Fox Hunting Life with Horse and Hound

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This is the first story (and the shortest) of thirty-two short stories from Foxhunting Adventures: Chasing the Story by Norman Fine, The Derrydale Press.

thady ryan.cropMaster and huntsman Thady Ryan, whipper-in Tommy O'Dwyer, and the Scarteen hounds at Knocktoran Bog (1982) from a print of the oil painting by Peter Curling

When the nights turn crisp and the dinner talk turns to tales of foxhunting, I like to share a bit of philosophy imparted to me by that special animal—part horse, part cat, and all heart—the Irish hunter. That remarkable creature understands something of the flavor of life. He never allows natural caution, reticence, or conservatism to limit his perception of what’s possible.

The Scarteen hounds were hunting a most unusual piece of country in Kilcommon, County Limerick this day. A wild and forbidding landscape, far from the well-traveled roads, high into the hills, it was unknown country even to Master Thady Ryan. To complete the scene, a dense fog obliterated every feature of the landscape.

Hounds found in the very first covert. The field galloped forward blindly through the thick, hanging mist in a tight pack. To delay was to be left alone and disoriented. Disdaining the crowd, however, my new English friend Richard swung his horse away. With an ear to the chorusing hounds, he chose his own line, and I followed.

Enveloped in a gray, colorless sphere of our own with no more than fifty feet of visibility in any direction, we two galloped over this no man’s land. We soon lost all sound of hounds, horn, or humanity. On we cantered in what direction one couldn’t possibly know. I wondered if we should ever again see another living soul.

Finally, far off, barely audible through the moist air, the horn reached us. We set off in the direction of that welcome sound, but were soon brought up short by a most formidable obstacle.

Before us was a sliding bank leading down to the narrow shore of a swiftly moving stream. Although the stream seemed jumpable, the opposite shore offered only two feet of width before meeting the sheer face of a high vertical bank.

In amazement, I watched Richard point his horse down the slide with the casual confidence of a man descending the front steps of his house. He reached the bottom, jumped the stream, and there his journey ended. The scant two-foot shoreline forced his horse to turn parallel to the vertical bank, and he was trapped. It was perfectly clear to me that the whole maneuver was impossible.

Richard was unfazed by his predicament. Although he couldn’t even see over the cliff beside him, he swung his horse’s head toward it time and time again, kicking, swatting, and cursing the horse’s cowardice. His color and his voice rose precipitously. He turned to me as I sat transfixed by the futility of his efforts and shouted, “Come down and give us a lead over. I don’t know what’s got into this horse of mine.”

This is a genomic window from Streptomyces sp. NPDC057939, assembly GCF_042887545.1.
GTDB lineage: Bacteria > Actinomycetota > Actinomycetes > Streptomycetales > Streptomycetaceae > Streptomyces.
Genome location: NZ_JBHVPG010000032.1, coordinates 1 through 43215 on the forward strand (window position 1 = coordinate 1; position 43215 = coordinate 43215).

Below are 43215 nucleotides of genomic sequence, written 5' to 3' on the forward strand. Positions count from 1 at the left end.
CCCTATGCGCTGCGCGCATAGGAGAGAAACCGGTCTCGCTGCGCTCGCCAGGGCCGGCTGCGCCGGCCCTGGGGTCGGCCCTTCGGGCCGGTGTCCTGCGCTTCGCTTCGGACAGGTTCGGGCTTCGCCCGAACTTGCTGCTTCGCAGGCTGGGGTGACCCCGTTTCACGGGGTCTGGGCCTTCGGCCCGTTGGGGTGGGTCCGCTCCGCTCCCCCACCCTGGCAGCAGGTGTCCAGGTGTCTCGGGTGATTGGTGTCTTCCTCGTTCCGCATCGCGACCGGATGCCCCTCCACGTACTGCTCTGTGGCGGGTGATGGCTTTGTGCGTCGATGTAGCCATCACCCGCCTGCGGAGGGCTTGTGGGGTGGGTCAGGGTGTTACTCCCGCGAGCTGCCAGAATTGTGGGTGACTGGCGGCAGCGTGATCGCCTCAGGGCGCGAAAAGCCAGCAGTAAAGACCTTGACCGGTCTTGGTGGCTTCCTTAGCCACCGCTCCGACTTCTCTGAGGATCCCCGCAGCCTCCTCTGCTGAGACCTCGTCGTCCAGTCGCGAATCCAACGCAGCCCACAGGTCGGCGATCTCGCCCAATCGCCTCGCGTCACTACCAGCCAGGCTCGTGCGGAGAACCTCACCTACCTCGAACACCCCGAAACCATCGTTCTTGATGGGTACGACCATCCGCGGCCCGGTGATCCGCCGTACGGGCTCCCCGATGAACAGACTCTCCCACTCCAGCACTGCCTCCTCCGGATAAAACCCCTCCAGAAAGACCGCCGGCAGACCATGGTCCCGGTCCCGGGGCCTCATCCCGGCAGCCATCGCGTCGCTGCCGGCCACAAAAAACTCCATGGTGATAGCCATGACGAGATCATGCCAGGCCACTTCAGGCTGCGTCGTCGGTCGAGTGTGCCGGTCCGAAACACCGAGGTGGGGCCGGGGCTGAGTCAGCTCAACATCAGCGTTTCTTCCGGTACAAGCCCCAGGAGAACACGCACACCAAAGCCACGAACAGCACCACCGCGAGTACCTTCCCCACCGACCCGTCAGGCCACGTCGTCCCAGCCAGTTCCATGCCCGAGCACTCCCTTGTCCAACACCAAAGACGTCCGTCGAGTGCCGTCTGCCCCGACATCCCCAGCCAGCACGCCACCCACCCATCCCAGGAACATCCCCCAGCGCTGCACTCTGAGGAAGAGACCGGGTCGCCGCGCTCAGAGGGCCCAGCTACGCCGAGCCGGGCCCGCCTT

Staring dumbly into his red face, astonished by his expectations, and thoroughly intimidated by the combination of obstacles before me, I could think only to appeal to whatever shred of judgment he might possess. I asked quietly, “Is it possible for a horse to do that?”

Achieving yet another shade of crimson, Richard turned his horse to the bank once again and shouted his answer to my question, punctuating each word with a pause fror a kick and a swat,

“Any... reasonable... horse... can... do... this!”

Several kicks and swats later, exhausted by his efforts, he gave up on his horse as unreasonable.

Somehow those words had a magical effect upon me. Uttered as they were with absolute conviction, I believed him. I closed my legs and pointed my horse down the slide. He slid down on his hocks. As we reached the near shore, I asked him to jump the stream. He leaped toward the narrow shore opposite and the high facing bank. My only hope was to keep him straight. I separated both my hands so he couldn’t turn. His front feet touched. As his hind feet hit the shore I closed my legs, clucked, and grabbed the mane to free his head. He thrust off his hocks.
 
Time stopped. In slow motion I saw a sight that I have never again seen in a lifetime of riding. As I stared straight ahead into the vertical bank, his two front feet rose into view before my face. His hooves continued their miraculous journey upward until he had hooked his elbows on top of the bank. Inch by inch on his elbows, his hind feet scrambling for purchase against the vertical wall, we progressed upward. Time resumed. We were standing on top.

“Well done,” shouted my English friend. I heard several kicks and thumps from below, and a moment later Richard and his horse stood beside me. We trotted off in the direction of the horn—two unreasonable men on two reasonable horses.

Posted December 5, 2016

This is the first story (and the shortest) of thirty-two stories from Foxhunting Adventures: Chasing the Story by Norman Fine, The Derrydale Press.

Comments   

# Guest 2016-12-08 02:40
I had the opportunity back in the 1980's to see Mount Juliet at the time the estate was empty,the caretaker wondered if we would like to see the house and grounds.The estate had a vast amount of stabling with several large yards scattered round the grounds,racing yards,fooling yards for breeding and the hunt yards.the amount of staff to cater for all the equine needs must have been vast.The many corridors on the upper floors of the house displayed plaques with the names and races won of past racehorses from the estate beautifully hand painted.The day to day running of an estate this big must have been amazing.I felt very lucky to see the place before it entered a new life as a hotel.
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